Renowned biochemist from Eatonville passes at 93 years old

Earl Davie leaves legacy of loving to learn and inspiring others

Renowned biochemist from Eatonville passes at 93 years old

Renowned biochemist from Eatonville passes at 93 years old

Dr. Earl W. Davie, a renowned biochemistry professor and scientist from Eatonville and donor to the annual Eatonville High School Honor Cup award, passed away June 7.

Davie is heralded by the scientific community for his contributions in better understanding blood clotting disorders and founding one of the first U.S. biotech companies, ZymoGenetics, which created medications for hemophilia and diabetes and produced other biopharmaceutical products before being sold in 2019.

Despite his business and academic success outside Eatonville, Davie remained involved in his hometown. Through guest lectures and personally funded grants, he has encouraged EHS students to become involved in science and medicine.

“Twenty-one years ago, he started coming to the high school, and he got this idea to give $5,000 to the winner of the Honor Cup,” said Thalia Hull, EHS counselor and director of the Honor Cup program.

The Honor Cup program has long been considered the most prestigious award EHS seniors can receive, but it had not included grant money until Davie’s contribution. The program recognizes one senior each year with an award for leadership, community service, scholarship, citizenship and school spirit.

Hull said Davie and his two siblings had received the Honor Cup award in their respective senior years at EHS decades ago. She said he had contributed the money in tribute to his parents and his siblings. Knowing his parents, Hull also attributed his success and generosity to their support and strong values passed down to him.

“What those of us who were privileged to become acquainted with him will remember most are his humble spirit, kindness, humor and generosity,” Hull wrote in a letter.

She said Davie is an example of someone who made good decisions, was good hearted and hard working. He loved what he did, worked seven days a week and always remained in contact with loved ones and those who needed advice, she said.

“When anyone asked what his profession was, he would say ‘I am a teacher’ because he loved sharing knowledge,” Hull said.

EHS anatomy and physiology teacher Dr. Tira Hancock wrote in an email that Davie loved sharing his story of success with students as a way to encourage them to live their dreams.

“He believed in others wholeheartedly and supported others…” Hancock wrote. “He truly believed that helping others and community is a key to living a fulfilled life.”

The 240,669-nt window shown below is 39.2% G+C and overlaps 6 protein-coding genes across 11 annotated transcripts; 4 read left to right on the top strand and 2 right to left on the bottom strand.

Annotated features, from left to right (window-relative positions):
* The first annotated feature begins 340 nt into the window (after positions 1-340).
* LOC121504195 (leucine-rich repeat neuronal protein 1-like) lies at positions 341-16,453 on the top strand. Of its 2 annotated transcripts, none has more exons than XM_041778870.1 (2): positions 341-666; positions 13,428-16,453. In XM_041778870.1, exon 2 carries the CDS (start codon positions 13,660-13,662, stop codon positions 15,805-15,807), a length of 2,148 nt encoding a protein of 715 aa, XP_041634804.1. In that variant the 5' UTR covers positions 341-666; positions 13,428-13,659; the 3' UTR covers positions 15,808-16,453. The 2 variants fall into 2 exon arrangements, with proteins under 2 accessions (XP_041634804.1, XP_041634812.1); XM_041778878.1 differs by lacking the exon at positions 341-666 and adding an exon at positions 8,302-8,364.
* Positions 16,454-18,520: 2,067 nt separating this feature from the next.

In addition to Davie’s contributions to the high school, Hull said that, because of his academic and business career efforts, “millions of people” have benefited and their lives have been saved.

In 1964, Davie discovered the “Waterfall Sequence” in blood clotting protein chemistry, which has saved people affected by atrial fibrillation, hemophilia and other blood clotting disorders. He had sequenced the enzymes responsible for blood clotting, which expanded science’s knowledge on how clotting processes work. Through new genetic technologies, Davie’s continued work led to scientists' ability to clone coagulation factors instead of depending on possibly tainted plasma donations for patients with blood disorders.

Davie graduated from EHS in 1945 and went on to earn a doctorate in biochemistry at the University of Washington. After graduation, Davie completed a postdoctoral fellowship at Harvard University, worked for Case Western University for a short time and was hired in 1962 by UW’s biochemistry department. By 1974. Davie became chair of the biochemistry department and for a time served as an adviser on the medical exam board.

Davie was a member of The National Academy of Sciences, the American Association for the Advancement of Science and American Academy of the Arts and Sciences. He received numerous awards and honors through his career. Vancouver, British Columbia, Canada, conducts an annual Earl W. Davie Symposium in honor of his work.

When not teaching, chatting with others about how he could help, or conducting research, Davie was an avid fisherman, gardener and outdoorsman, Hull said. His work never ended until the day he died, she added.

“He got a little frailer as he got older, but he never lost the twinkle in his eye,” she said.

Before Davie passed away, he requested that in lieu of flowers, money be donated to Eatonville Dollars for Scholars and designated to the “Honor Cup, In Memory of Earl Davie.”

“Dr. Davie was a very kind and humble man,” Hancock wrote. “He is a wonderful man that will be deeply missed.”


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